Dryland Pea Production and Water Use Responses to Tillage, Crop Rotation, and Weed Management Practice

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2018-01-01
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Lenssen, Andrew
Sainju, Upendra
Lenssen, Andrew
Jabro, Jalal
Allen, Brett
Stevens, William
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Agronomy
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Agronomy
Abstract

Pea (Pisum sativum L.) has been used to replace fallow and to sustain dryland crop yields in arid and semiarid regions, but information to optimize its management is required. We evaluated pea growth, yield, and water use in response to tillage, crop rotation, and weed management practice from 2005 to 2010 in the northern Great Plains, United States. Tillage systems were no-tillage and conventional tillage, and crop rotations were spring wheat (Triticum aestivum L.)–pea (W-P), spring wheat–forage barley (Hordeum vulgaris L.)–pea (W-B-P), and spring wheat–forage barley–corn (Zea mays L.)–pea (W-B-C-P). Weed managements were traditional (conventional seeding rates, early planting, broadcast N fertilization, and reduced stubble height) and improved (variable seeding rates, delayed planting, banded N fertilization, and increased stubble height) practices. Pea plant stand, height, pod number, grain and biomass yields, and water-use efficiency (WUE) were 4 to 23% greater with the improved than the traditional weed management practice, but seed number per pod was 5% greater with the traditional practice. Plant height, pod number, biomass and grain yields, preplant and postharvest soil water contents, and WUE were 2 to 51% greater with W-B-P and W-B-C-P than W-P. Pea yield and WUE increased with extended crop rotation with nonlegumes and the improved weed management due to enhanced plant growth and seed characteristics as a result of greater soil water availability, seeding rate, and wheat stubble height. Dryland pea yield and water use can be enhanced by using extended diversified crop rotations and by increasing seeding rate and wheat stubble height.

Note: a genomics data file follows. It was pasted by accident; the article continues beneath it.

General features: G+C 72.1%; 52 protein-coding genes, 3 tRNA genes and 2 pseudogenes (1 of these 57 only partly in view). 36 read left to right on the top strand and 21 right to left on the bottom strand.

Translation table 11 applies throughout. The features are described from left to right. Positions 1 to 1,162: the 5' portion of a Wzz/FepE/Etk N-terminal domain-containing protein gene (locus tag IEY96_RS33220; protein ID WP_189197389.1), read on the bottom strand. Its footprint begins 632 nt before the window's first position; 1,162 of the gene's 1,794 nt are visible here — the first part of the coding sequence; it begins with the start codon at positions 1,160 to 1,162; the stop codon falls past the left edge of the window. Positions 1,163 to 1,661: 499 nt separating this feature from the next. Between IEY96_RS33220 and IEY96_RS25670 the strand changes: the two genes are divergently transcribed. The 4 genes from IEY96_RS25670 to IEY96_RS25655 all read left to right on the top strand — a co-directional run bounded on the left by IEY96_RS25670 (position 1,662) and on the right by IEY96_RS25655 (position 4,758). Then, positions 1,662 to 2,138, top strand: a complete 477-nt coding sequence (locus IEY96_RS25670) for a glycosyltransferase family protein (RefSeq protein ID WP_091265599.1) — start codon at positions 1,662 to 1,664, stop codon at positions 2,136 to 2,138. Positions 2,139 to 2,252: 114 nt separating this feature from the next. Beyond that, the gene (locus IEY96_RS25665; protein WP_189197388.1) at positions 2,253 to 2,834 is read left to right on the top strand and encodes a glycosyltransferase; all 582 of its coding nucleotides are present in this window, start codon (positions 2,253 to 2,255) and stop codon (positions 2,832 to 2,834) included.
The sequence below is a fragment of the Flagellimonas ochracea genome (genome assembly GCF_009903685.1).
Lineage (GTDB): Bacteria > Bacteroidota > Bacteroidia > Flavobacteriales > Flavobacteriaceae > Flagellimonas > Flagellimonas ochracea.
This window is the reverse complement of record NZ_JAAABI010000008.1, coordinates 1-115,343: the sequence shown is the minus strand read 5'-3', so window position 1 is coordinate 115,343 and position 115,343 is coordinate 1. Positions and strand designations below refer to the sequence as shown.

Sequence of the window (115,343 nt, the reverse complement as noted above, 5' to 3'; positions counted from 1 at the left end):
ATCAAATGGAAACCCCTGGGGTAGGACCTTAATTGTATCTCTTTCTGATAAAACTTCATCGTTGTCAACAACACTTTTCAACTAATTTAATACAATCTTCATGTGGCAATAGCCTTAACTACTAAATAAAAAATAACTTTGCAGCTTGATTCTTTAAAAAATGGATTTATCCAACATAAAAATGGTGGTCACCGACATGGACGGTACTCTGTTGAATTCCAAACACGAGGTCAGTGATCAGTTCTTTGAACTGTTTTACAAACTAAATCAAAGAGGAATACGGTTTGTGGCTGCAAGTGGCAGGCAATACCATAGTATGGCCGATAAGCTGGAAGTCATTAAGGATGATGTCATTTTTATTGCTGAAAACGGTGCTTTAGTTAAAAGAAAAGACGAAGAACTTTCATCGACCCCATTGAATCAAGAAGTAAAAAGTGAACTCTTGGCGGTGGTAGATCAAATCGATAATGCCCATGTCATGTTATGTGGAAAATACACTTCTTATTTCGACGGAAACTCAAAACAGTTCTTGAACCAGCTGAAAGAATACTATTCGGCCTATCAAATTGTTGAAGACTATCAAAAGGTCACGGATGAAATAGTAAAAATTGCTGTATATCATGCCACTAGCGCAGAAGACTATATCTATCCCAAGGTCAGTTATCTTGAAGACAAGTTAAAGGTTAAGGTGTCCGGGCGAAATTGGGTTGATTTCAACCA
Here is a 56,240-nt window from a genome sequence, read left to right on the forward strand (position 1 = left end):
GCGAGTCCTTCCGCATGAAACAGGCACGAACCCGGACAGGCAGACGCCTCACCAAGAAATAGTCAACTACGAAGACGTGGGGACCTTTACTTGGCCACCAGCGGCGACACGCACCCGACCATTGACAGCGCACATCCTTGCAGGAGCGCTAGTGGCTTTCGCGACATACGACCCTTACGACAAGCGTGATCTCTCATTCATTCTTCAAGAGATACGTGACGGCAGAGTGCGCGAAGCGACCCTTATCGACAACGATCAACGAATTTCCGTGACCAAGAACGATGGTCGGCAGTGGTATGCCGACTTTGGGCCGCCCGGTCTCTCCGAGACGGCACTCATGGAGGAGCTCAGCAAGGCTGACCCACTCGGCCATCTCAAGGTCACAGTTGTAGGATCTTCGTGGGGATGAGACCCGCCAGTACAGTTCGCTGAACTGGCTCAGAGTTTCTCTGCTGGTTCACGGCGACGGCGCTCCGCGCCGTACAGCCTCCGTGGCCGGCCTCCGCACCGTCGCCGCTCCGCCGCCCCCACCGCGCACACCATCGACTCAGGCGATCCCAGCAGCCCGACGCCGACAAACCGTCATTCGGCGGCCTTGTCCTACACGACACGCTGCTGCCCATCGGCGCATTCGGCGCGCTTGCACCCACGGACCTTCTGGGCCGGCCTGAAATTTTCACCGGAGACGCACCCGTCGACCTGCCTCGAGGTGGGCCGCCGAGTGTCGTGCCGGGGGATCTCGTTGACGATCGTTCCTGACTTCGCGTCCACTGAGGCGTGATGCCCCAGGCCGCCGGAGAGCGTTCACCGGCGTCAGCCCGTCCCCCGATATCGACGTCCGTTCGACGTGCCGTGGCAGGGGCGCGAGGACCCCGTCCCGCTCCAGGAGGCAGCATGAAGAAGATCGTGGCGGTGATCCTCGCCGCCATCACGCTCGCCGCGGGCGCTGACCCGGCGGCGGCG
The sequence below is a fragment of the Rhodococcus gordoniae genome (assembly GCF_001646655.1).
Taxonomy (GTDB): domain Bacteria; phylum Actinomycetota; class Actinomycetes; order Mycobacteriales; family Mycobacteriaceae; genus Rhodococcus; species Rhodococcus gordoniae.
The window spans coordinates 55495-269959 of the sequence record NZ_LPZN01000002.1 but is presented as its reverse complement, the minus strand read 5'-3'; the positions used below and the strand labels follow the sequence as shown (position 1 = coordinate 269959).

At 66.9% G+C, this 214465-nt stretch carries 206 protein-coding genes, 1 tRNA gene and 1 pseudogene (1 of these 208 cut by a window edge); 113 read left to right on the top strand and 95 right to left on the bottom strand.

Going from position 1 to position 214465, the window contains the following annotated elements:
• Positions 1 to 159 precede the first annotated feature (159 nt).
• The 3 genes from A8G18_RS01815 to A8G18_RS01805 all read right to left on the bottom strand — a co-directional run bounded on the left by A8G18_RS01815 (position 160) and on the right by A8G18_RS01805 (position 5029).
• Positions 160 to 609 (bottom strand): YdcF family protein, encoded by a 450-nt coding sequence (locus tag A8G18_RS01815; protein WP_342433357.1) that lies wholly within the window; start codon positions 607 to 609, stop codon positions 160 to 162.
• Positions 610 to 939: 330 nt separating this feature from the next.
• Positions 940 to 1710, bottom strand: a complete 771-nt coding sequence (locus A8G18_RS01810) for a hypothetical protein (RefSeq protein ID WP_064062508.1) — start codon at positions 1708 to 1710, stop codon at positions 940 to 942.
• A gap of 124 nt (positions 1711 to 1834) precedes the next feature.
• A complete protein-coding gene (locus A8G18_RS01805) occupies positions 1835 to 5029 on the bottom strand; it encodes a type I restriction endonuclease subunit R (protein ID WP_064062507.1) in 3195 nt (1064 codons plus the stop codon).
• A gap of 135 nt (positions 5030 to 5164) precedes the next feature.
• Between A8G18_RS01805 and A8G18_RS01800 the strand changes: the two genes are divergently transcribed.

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This article is published as Lenssen, A. W., U. M. Sainju, J. D. Jabro, B. L. Allen, and W. B. Stevens. 2018. Dryland Pea Production and Water Use Responses to Tillage, Crop Rotation, and Weed Management Practice. Agron. J. 110:1843-1853. doi:10.2134/agronj2018.03.0182.

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